Film explores Halifax's dark side
A movie being shot in Halifax is delving into the city's subculture of drugs, dirty money and violence.
Writer and director Michael Melski said he wanted to make a film that told real stories about the Maritimes, not just the tartan smiles that dominate tourism advertisements and brochures.
"For me, it's a panoramic of Halifax today as one of the most violent cities in Canada — the swarmings, the biker invasions from central Canada, its hard drug culture," he said.
"These are things we read about, but we don't often see in film from the Maritimes. We are actually shooting in real neighbourhoods in Fairview and Spryfield and the North End and Dartmouth, where these actions are taking place."
Charlie Zone is the story of a failed boxer hired to abduct a runaway teenager living in a North End Halifax crack house and return her to her family. Melski said the characters he is bringing to the screen walk the streets of Halifax every day, but are unnoticed by most of its residents.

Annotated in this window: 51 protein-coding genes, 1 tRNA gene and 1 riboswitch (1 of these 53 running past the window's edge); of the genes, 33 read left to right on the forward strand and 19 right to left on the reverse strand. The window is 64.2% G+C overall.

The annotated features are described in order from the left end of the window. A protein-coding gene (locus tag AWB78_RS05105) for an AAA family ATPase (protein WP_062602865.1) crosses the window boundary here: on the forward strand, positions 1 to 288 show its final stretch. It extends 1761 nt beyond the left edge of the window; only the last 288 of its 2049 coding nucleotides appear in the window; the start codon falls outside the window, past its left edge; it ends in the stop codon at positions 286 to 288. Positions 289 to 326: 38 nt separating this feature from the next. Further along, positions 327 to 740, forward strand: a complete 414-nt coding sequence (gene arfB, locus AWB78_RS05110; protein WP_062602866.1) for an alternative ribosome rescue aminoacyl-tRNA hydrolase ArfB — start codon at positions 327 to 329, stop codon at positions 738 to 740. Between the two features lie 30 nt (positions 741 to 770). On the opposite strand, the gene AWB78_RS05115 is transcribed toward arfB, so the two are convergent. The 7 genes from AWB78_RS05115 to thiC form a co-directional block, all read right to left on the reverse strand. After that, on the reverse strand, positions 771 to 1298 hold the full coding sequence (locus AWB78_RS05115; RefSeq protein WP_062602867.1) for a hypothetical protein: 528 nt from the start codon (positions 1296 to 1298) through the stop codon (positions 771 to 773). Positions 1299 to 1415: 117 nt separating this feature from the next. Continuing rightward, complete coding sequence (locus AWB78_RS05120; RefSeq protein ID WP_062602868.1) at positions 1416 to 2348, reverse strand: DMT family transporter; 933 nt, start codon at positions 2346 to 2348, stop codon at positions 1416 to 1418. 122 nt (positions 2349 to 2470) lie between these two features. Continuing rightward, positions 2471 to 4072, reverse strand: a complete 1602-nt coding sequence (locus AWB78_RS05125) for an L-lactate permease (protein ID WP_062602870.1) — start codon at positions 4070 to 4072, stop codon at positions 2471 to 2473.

"The core truths about what is going on in the city and in the lives of these characters, it's very real and it's very Halifax, whether people want to believe it or not," he said.
Melski was behind Growing Op, the 2008 dramatic comedy about a family who runs a marijuana business in their suburban home.
The Sydney, N.S., native said he is drawn to crime and violence and he wants moviegoers to see that side of Halifax.
"It's very much beneath the eyeline of Spring Garden Road and Argyle Street, but it is a side of Halifax that exists simultaneously. Whenever people are partying downtown in Halifax, there's a lot of other things going on in the city and this movie is about what those other parts are," he said.
Melski expects some backlash for his portrayal of the Maritime port city, but he hopes people will take the time to watch and come away with a better understanding of the violence plaguing Halifax today.